Joshua 1:8 | Genesis 24:63 | Psalms 19:14, 27:4, 63:6, 119:23, 145:5
You are not going to need a gong for this.
Think deeply and carefully about this definition: the word meditate means to think deeply and carefully about something. (See what we did there?)
Study this Book of Instruction continually. Meditate on it day and night so you will be sure to obey everything written in it. Only then will you prosper and succeed in all you do.Joshua 1:8 NLT
Joshua son of Nun told the Israelites to think deeply and carefully about the instructions Moses left for them. They needed to internalize them to be sure they could obey them. “Day and night” meant while they worked, while they rested.
That’s meditation. No specific leg, hand, or finger positions are required. No musical instruments. No ceremony, no ritual, no pageantry. Just deep and careful thinking.
Why do we always picture meditation as someone sitting Criss-Cross Applesauce, eyes closed tightly, pinching imaginary flower stems with both hands? Good question.
The answer is: it’s a very recognizable Hindu or Buddhist posture. When you see it in a movie or episode, you know–they’re meditating. Like when you see a Christian church pastor on the screen, they are wearing a priest’s collar. (Strictly speaking, it’s a ‘clerical collar’–that white tab where a bow tie would be.) That’s a very recognizable uniform. You see the collar, you know–that’s the main church leader.
For an audience unfamiliar with spirituality or religion, the details are not important. But you know that many Christian pastors do not wear clerical collars (or any sort of uniform), and now you know that meditation is not a practice exclusive to any one religion.
Now that you know what meditation is, you may wonder: How is meditation different from prayer? As Malachi and Quinn explained, meditation is thoughtful and silent. Prayer is talking to God. You could think of prayer as talking, and meditation as listening–active, intentional listening.
The Bible has a number of references to meditation. For instance, when Isaac met his wife Rebekah for the first time, guess what he was doing…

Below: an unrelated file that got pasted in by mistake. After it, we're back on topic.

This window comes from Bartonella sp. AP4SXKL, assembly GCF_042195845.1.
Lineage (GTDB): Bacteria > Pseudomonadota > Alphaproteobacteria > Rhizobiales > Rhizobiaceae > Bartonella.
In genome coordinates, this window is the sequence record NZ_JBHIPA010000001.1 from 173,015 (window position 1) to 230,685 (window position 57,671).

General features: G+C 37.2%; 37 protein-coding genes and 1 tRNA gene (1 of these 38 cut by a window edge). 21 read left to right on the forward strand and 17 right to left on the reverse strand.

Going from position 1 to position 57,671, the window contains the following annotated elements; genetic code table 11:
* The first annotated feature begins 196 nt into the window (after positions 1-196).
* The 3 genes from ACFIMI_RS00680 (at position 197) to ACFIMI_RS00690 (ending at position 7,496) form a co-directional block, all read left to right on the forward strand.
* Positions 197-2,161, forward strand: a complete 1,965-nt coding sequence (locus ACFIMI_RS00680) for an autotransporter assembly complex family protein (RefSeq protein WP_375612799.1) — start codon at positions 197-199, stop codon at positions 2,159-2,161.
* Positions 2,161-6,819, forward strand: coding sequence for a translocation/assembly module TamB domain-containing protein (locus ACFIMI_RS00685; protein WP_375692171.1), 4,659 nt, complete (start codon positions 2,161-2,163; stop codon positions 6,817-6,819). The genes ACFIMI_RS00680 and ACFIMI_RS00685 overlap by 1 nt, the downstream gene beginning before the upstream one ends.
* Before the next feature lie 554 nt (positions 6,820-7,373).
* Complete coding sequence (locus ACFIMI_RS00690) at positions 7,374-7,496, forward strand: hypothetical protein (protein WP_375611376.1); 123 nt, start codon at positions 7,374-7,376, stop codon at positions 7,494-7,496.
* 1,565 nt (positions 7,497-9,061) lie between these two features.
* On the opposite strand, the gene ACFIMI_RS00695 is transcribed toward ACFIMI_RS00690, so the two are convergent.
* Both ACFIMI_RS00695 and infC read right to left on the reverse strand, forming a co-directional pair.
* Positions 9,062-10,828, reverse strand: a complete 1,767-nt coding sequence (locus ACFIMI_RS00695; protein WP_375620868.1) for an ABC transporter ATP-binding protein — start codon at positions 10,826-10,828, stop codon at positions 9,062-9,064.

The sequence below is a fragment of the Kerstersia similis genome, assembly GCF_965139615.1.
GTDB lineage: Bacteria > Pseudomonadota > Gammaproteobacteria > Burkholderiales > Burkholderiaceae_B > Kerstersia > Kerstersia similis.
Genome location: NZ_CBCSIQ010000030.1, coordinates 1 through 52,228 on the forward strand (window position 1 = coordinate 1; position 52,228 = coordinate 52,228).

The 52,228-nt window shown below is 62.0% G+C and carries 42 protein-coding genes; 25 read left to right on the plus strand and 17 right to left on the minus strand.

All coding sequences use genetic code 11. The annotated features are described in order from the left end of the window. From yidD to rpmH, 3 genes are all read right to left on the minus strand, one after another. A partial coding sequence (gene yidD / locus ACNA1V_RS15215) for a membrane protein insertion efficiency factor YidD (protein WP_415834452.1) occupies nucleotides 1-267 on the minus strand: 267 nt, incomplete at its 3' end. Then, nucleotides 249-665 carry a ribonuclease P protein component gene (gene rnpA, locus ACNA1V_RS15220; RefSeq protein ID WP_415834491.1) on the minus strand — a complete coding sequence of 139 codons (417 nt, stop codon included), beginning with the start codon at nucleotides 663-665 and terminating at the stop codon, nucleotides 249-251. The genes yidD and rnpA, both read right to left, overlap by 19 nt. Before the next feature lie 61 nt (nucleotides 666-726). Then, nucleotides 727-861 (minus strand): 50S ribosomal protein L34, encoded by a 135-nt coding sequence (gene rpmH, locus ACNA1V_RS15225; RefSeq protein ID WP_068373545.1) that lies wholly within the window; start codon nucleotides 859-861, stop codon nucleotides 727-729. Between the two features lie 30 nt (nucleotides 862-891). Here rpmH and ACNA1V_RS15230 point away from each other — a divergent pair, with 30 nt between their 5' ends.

One evening as he was walking and meditating in the fields, he looked up and saw the camels coming.Genesis 24:63 NLT
Judging by the fact that Isaac was meditating while walking, we can safely surmise that his eyes were open, and his legs were not crossed. He was thinking (deeply and carefully) on his feet!
Should you try meditation? No! You should not try it, you should do it. You don’t need to make a big production of it, though; just work it into your prayer time. When you pray, take some time to listen to God (or listen for God?) and to think deeply and carefully about scriptures.
Use some of these scriptures from the Psalms to give you a clearer picture of what meditation might mean.
May the words of my mouth and the meditation of my heart be pleasing to you, O Lord, my rock and my redeemer.Psalm 19:14 NLT
The one thing I ask of the Lord— the thing I seek most— is to live in the house of the Lord all the days of my life, delighting in the Lord’s perfections and meditating in his Temple.Psalm 27:4 NLT
I lie awake thinking of you, meditating on you through the night.Psalm 63:6 NLT
Even princes sit and speak against me, but I will meditate on your decrees.Psalm 119:23 NLT
I will meditate on your majestic, glorious splendor and your wonderful miracles.Psalm 145:5 NLT
Questions for Group Discussion
- Do you think of meditation as a mystical practice? If so, does it have to be?
- Is there anything wrong with meditation for Christians? What if a Christian is getting mystical in practicing it?
- Will meditating bring you closer to God? Does it depend on what you meditate? Does God want you to meditate on his Word?
- Is meditation a necessary spiritual discipline? If so, does it have to be formalized to be done correctly?
- What does Isaac’s meditation in Genesis 24:63 teach us about how to do it?
Challenge: Are You Currently Taking Any Meditations?
As we said before… Should you try meditation? No! You should not try it, you should do it.
Here is how:
- You don’t need to make a big production of it; just work it into your prayer time.
- When you pray, take some time to listen to God (or listen for God) and to think deeply and carefully about scriptures.
- Choose a few scriptures that stand out to you (as you come across them) and meditate on those.
- Write the scripture down.
- Repeat it a few times slowly.
- Ask the Holy Spirit to breathe meaning into them for you.
- Take time to think about it (as long as you can stand).
- Do this as often as you pray.